Father Andrew's Hot Body Gym

December 22, 2009

‘Tis the Season to Cheat – Part II

Filed under: diet — Tags: , , , , , , , , , , — Mara @ 5:46 pm

I am finally writing the follow-up to my first post about cheating during the holiday season. It seems a fitting time to do so, as the house is quiet with the insulin-induced slumber that followed the grit, biscuit, and beignet-filled meal my we enjoyed upon my parents’ arrival. We tried to ameliorate the carbs with some salmon and sausage, but there was only so much they could do.

It is so easy during these times to throw caution to the wind and just not care if we get fat/spike our insulin/feel momentarily sick, etc. The food is just too good, too available, and too festive to pass up.

But I was reminded again today of the impact our diets have on our well-being when it was evidenced through our friend Graham’s athletic performance. He was saying that he’s been feeling like he just doesn’t have it in him about five minutes into the last couple workouts, and I asked what he’s been eating. He grinned, sheepishly. I hated to remind him, because of course I’m reminding myself as well, but the clearest and quickest way to see the impact of a bad diet is in your performance of the gym. Now, you may not really care if your Fran time doubles this month. But, your suffering athletic performance is a sign of the stress and havoc being done to your body on the inside. And that is something you should care about.

So, in an effort to assist us all with keeping some semblance of health during our holiday bingeing, I am writing these posts. If you haven’t read the first post, start there. The most important things to remember to keep yourself on track is portions. Little bits of even the most sugar-drenched items will not hurt you that much. But if you’re wanting to really dig in, try one of the following ideas.

Eggnog

A treat only available during the holiday season, it is all the more tempting for its transience. This one’s actually made of pretty decent materials – eggs, cream, yum! – but it’s loaded with sugar. Add least all the fat helps to control your insulin response.

There are a few ways to attack this sweet, creamy beast of a drink.

1) Buy the normal stuff and cut it with milk. This is the lazy (wo)man’s option. I find that if I mix it half and half with milk, it is still thick and delicious, but I can enjoy a large glass without much of an insulin spike. Milk has the bonus of a little extra protein, but you could also use half-and-half or heavy cream – anything to reduce the sugar.

2) Make your own with raw milk and alternate sweeteners.

Here’s one recipe:

4 beaten egg yolks
2 cups milk
1/3 cup sugar (use 1/8 t stevia and 2 Tbl agave, or whatever your favorite sweeter may be, instead)
1 cup whipping cream
Ground nutmeg

Mix the egg yolks, milk, and sugar in a large saucepan. Cook and stir over medium heat until mixture gets slightly sticky. Remove from heat. Submerge pan in sink or bowl of ice water and stir for 2 minutes. If you wish, stir in whipping cream, 2 tablespoons bourbon, 2 tablespoons rum, and vanilla. Chill for at least 4 hours. Sprinkle each glass with nutmeg.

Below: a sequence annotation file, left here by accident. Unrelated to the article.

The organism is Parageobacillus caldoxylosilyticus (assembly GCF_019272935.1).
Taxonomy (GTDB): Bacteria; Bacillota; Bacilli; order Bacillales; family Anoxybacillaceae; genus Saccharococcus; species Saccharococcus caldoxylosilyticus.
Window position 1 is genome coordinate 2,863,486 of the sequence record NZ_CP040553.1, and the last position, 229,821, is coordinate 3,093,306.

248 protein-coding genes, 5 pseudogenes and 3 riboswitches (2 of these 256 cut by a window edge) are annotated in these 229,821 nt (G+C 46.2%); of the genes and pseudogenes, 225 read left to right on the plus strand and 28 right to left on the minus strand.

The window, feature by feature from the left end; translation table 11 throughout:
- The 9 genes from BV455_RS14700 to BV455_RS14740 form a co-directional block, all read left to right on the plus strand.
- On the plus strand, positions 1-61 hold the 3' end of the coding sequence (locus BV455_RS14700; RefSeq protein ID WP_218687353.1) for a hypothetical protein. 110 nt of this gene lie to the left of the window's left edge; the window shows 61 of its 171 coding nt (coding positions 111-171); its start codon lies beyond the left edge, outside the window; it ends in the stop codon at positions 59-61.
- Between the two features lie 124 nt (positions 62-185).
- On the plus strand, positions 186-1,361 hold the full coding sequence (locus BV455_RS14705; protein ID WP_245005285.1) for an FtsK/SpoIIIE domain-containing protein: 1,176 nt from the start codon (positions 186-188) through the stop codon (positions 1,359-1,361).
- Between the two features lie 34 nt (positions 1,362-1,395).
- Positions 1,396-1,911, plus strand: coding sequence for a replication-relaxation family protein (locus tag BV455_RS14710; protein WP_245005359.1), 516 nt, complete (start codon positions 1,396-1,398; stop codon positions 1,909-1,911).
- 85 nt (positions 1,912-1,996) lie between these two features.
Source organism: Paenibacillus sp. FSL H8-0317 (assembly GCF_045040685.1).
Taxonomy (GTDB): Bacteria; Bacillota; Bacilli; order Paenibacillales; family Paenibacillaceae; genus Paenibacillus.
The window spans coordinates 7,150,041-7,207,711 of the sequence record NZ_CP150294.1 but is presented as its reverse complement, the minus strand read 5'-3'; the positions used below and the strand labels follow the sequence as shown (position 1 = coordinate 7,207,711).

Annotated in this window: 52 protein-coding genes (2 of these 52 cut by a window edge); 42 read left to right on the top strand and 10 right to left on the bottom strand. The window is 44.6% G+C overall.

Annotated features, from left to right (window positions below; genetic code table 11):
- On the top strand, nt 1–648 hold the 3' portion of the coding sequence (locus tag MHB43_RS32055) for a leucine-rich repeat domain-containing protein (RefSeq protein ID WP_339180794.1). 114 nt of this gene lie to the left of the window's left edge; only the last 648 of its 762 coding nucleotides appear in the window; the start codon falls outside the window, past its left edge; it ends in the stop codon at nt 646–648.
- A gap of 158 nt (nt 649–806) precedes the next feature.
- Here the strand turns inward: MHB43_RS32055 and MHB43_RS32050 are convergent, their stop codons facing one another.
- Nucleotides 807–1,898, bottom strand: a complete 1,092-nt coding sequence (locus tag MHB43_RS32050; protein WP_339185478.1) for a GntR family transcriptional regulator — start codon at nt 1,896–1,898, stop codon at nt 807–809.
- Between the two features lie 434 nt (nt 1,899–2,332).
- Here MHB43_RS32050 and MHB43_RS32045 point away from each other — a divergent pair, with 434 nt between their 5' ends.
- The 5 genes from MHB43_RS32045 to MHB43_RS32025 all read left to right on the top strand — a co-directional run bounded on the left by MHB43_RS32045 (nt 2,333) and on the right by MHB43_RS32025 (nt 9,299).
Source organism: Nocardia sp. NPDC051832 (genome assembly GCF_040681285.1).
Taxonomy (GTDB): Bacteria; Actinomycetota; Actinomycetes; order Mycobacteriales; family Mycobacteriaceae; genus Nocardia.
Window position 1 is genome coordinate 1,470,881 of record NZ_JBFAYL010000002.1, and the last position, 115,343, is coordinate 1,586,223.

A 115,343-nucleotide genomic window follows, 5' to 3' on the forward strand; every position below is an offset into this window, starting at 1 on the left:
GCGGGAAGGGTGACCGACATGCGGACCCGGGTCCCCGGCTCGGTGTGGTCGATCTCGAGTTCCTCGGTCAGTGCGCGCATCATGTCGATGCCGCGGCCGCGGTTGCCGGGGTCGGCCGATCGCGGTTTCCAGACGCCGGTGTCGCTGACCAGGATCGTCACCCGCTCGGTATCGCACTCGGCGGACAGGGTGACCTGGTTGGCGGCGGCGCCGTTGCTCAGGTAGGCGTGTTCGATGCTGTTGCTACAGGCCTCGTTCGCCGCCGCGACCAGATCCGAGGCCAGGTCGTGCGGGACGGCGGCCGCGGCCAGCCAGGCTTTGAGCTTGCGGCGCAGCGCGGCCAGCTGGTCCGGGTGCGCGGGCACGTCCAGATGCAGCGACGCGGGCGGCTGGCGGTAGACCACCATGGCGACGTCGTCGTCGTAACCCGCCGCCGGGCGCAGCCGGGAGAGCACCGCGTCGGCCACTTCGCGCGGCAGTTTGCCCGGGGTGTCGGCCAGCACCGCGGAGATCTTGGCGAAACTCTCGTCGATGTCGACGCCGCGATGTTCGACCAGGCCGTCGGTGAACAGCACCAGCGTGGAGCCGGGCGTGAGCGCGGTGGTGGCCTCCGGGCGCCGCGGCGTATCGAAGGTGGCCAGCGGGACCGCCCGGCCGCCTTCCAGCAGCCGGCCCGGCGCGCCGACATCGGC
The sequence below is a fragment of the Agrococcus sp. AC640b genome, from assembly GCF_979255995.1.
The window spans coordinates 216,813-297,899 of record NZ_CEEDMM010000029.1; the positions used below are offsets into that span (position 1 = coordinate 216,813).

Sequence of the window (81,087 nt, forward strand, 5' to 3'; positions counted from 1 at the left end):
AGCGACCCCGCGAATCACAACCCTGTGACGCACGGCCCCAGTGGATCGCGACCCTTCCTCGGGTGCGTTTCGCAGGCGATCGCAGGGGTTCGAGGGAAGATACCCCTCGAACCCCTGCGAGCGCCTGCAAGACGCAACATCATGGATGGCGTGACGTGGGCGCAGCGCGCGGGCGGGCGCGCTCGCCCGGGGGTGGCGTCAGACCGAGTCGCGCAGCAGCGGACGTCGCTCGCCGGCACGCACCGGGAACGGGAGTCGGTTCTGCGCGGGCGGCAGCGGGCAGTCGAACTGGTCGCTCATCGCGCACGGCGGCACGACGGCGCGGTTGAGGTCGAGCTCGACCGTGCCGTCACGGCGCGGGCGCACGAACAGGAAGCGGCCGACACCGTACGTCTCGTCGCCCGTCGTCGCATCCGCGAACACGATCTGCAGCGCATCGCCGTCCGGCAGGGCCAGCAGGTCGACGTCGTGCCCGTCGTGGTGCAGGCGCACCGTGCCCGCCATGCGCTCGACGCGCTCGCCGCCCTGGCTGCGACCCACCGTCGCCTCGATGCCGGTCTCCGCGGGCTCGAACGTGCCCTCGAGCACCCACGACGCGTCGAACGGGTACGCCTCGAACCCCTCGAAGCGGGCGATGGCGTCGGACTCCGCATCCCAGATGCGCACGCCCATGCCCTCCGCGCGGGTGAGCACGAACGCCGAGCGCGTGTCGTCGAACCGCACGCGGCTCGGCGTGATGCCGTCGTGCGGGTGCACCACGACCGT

3) For non-dairy folks, make your own with coconut milk. Use the above recipe but use 3 cups coconut milk instead. It will have a distinct flavor, but doesn’t coconut eggnog sound delicious?

Christmas Cookies

Ok, if it’s sugar cookies you love, you’re out of luck. As the name should indicate, they’re pretty much diabetes incarnate. However, if it’s just the tradition of making, baking, and taking sweet morsels of goodness while a frosty wind blows outside, why not try a less evil version? The apple spice cookie recipe below comes from a childhood friend (with a few modifications) and is scrumptious.

Apple Spice Cookies

1 1/2 Cups SIFTED WHOLE WHEAT (OR ALTERNATIVE  ALMOND, SPELT, OAT) FLOUR

1 LG SCOOP VANILLA PROTEIN POWDER

2 TBSP GROUND FLAX SEED

1 TSP BAKING SODA

½ Cup SOFT BUTTER

1 Cup SUGAR (OR 1/3 C SUGAR, 1/4 TSP STEVIA, 1 TBSP AGAVE)

½ TSP SALT

1 TSP CINNAMON

1 TSP GROUND CLOVES

½ TSP NUTMEG

1 EGG

1/2 C NUTS – CHOPPED

2 APPLES

1 C RAISINS – CHOPPED

  1. PRE HEAT THE OVEN AT 375 DEGREES. GREASE COOKIE SHEET.
  2. SIFT FLOUR , PROTEIN, AND BAKING SODA IN BOWL.  ADD FLAX SEED.
  3. PUREE APPLE JUICE, EGG, SHORTENING, SPICES, SUGAR IN BLENDER. COMBINE WITH DRY INGREDIENTS.
  4. ADD CHOPPED NUTS, APPLES, RAISINS. MIX UNTIL WELL-BLENDED. WILL BE LUMPY
  5. SPOON IN 1-2 INCH GLOBS ONTO COOKIE SHEET. WILL BE IRREGULARLY SHAPED.
  6. BAKE 5-10 MINUTES. SPRINKLE/SIFT WITH POWDERED SUGAR FOR AESTHETICS IF DESIRED.

Makes about 40 cookies. Two cookies have about 100 calories – 6 fat, 10 carbs, 3 protein.

Peppermint Bark

Another deadly temptation is peppermint bark. Usually arriving in large sheets or unevenly broken pieces, portion sizes are hard to figure and chaos generally ensues. There’s no way to make this one good (well, all of these things are not actually GOOD), but at least you can make it better. Stay away from the white chocolate versions (what is white chocolate besides all the bad and none of the sex-hormones?), and go for a dark version of this holiday favorite. The darker the better.

Midnight Peppermint Bark

  • 8-12 oz. of high-quality, organic, dark chocolate – we like around 70% cocoa
  • 2 regular sized candy canes, crushed up
  • 1/2 – 1 teaspoon of peppermint extract